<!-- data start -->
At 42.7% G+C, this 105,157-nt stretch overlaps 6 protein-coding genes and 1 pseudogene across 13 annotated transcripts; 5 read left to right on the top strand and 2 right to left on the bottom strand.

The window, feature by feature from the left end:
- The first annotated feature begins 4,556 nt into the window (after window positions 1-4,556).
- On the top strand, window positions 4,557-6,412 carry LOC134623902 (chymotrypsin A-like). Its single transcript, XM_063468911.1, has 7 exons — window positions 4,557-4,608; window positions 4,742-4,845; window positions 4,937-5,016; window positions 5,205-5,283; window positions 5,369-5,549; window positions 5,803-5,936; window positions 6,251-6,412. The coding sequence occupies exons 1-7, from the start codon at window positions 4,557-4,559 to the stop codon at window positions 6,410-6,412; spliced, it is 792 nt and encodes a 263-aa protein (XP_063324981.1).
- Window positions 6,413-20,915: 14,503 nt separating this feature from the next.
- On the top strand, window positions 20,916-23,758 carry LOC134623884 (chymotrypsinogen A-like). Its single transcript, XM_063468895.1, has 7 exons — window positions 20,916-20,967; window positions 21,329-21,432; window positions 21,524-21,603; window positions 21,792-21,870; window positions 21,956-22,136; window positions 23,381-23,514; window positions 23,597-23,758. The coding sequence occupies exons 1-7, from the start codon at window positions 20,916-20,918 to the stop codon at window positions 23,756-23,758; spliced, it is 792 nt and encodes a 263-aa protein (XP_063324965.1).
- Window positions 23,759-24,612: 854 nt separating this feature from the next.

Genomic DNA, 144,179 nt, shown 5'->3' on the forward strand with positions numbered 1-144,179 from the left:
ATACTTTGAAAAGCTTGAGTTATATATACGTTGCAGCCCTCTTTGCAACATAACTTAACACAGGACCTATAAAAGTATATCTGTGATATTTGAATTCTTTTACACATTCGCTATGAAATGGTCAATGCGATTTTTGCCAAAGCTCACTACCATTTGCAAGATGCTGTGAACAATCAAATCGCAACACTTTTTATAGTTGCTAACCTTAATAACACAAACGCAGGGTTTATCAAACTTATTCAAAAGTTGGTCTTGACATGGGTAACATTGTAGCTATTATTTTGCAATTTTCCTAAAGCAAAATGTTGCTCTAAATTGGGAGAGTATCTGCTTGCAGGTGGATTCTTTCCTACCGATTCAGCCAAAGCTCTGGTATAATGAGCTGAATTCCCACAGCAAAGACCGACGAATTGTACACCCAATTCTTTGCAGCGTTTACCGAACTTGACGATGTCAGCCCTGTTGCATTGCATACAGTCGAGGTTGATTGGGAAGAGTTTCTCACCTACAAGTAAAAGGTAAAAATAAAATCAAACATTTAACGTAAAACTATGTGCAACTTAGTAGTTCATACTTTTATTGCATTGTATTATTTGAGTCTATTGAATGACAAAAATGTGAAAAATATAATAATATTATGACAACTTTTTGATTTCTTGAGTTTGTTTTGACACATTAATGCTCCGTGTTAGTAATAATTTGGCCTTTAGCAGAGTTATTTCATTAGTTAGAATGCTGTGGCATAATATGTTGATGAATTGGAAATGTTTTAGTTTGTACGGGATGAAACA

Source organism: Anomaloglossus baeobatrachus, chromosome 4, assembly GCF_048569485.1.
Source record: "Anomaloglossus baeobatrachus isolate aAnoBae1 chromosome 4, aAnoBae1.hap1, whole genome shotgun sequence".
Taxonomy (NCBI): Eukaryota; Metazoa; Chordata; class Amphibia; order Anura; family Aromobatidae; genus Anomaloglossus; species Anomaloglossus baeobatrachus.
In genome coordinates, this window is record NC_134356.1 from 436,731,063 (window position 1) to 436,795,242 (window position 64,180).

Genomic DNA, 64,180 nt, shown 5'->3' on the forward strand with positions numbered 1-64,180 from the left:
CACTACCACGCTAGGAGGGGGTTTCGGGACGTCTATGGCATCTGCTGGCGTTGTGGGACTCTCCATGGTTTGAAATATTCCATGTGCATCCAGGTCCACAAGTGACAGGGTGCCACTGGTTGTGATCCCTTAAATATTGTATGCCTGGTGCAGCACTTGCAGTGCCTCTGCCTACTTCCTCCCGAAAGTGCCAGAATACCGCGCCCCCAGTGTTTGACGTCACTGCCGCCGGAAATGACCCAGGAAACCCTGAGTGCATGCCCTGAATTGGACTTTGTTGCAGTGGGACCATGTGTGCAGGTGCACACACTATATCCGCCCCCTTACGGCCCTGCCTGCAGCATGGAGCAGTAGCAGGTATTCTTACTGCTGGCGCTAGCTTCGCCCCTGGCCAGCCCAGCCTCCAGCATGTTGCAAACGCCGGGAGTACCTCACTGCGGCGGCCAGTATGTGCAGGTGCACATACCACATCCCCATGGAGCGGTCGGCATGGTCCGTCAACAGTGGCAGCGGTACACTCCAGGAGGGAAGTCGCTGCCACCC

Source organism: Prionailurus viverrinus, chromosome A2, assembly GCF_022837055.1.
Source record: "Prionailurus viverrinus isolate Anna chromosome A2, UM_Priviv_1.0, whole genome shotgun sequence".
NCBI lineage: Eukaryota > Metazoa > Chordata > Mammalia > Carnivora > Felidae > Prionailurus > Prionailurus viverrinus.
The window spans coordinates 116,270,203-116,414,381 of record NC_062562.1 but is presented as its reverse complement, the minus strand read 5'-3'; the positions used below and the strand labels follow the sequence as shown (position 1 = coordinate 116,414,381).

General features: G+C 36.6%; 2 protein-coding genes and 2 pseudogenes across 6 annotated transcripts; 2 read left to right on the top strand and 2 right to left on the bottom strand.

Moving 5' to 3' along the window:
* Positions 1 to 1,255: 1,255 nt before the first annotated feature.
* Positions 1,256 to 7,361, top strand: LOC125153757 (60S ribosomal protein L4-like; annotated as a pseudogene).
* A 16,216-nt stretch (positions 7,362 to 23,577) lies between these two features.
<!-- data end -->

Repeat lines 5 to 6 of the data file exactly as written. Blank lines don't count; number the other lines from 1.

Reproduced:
- Window positions 6,413-20,915: 14,503 nt separating this feature from the next.
- On the top strand, window positions 20,916-23,758 carry LOC134623884 (chymotrypsinogen A-like). Its single transcript, XM_063468895.1, has 7 exons — window positions 20,916-20,967; window positions 21,329-21,432; window positions 21,524-21,603; window positions 21,792-21,870; window positions 21,956-22,136; window positions 23,381-23,514; window positions 23,597-23,758. The coding sequence occupies exons 1-7, from the start codon at window positions 20,916-20,918 to the stop codon at window positions 23,756-23,758; spliced, it is 792 nt and encodes a 263-aa protein (XP_063324965.1).